Have we reached peak Wiggle?
Ph.D. Student Angus McGregor
Department of Mechanical Engineering, University of Canterbury
Time & Place
Thu, 10 Feb 2022 14:00:09 NZDT in E6, Engineering Core
Over the last 25 years, the University of Canterbury has participated in the engineering design and construction of a number of Lye’s most ambitious sculptures, notably Big Blade (Shayne Gooch, New Plymouth), and Water Whirler (Stuart Robb / Angus McGregor, Wellington) and prototype work into Giant Blade (Tim Spencer) and Sun, Land and Sea (Alex O’Keefe) brings these visions closer to reality.
Typical engineering applications demand a high degree of stability and isolation from vibration. By contrast, climbing the resonance peaks to inducing ground shaking, powerful, large amplitude vibrations is a given for Len Lye’s kinetic artworks. Often, Lye’s plans exceed the ability of engineering materials to support the stresses and strains generated during a performance. If larger amplitude vibrations are desired, then design choices are effectively limited to decreasing stability, or modifying the clamping geometry.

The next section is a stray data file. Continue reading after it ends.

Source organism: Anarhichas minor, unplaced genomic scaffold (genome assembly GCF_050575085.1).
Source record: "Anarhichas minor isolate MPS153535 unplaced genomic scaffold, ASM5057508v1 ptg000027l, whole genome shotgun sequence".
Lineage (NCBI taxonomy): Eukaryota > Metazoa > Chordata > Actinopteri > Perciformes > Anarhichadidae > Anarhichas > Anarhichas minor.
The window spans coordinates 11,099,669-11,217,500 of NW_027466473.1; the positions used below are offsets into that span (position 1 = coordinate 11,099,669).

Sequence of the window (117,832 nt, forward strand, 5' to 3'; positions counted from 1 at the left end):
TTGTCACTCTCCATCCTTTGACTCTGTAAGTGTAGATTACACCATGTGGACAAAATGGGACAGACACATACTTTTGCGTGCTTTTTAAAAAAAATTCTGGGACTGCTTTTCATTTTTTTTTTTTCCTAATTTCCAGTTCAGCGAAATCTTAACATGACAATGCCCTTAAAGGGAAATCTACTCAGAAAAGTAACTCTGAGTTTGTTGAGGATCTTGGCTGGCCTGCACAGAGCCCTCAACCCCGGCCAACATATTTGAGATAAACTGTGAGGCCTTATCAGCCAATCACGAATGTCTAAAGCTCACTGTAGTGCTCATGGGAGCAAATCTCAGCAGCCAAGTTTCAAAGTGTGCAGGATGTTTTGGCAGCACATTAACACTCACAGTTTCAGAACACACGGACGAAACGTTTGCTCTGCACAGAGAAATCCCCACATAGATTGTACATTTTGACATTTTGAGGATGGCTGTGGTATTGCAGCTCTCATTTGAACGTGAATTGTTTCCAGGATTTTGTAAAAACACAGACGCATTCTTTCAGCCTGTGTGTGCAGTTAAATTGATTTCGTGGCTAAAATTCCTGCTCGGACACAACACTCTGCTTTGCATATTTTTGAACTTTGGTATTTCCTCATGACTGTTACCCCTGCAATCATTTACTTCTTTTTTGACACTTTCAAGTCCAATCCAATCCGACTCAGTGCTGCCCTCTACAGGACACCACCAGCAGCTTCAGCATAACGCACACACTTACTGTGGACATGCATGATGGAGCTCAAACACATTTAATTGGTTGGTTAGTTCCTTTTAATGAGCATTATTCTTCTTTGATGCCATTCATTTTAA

When changes are made to an artwork, a balance must be struck between altering design parameters to suit engineering needs and ensuring the artistic intentions for the work are preserved. Using Greens functions solutions to a forced vibrations model of a vertical beam, a range of candidate geometries were investigated for their ability to maximise the vibratory amplitude, while retaining the aesthetic form of the original artwork.
Supervisor: Associate Prof Shayne Gooch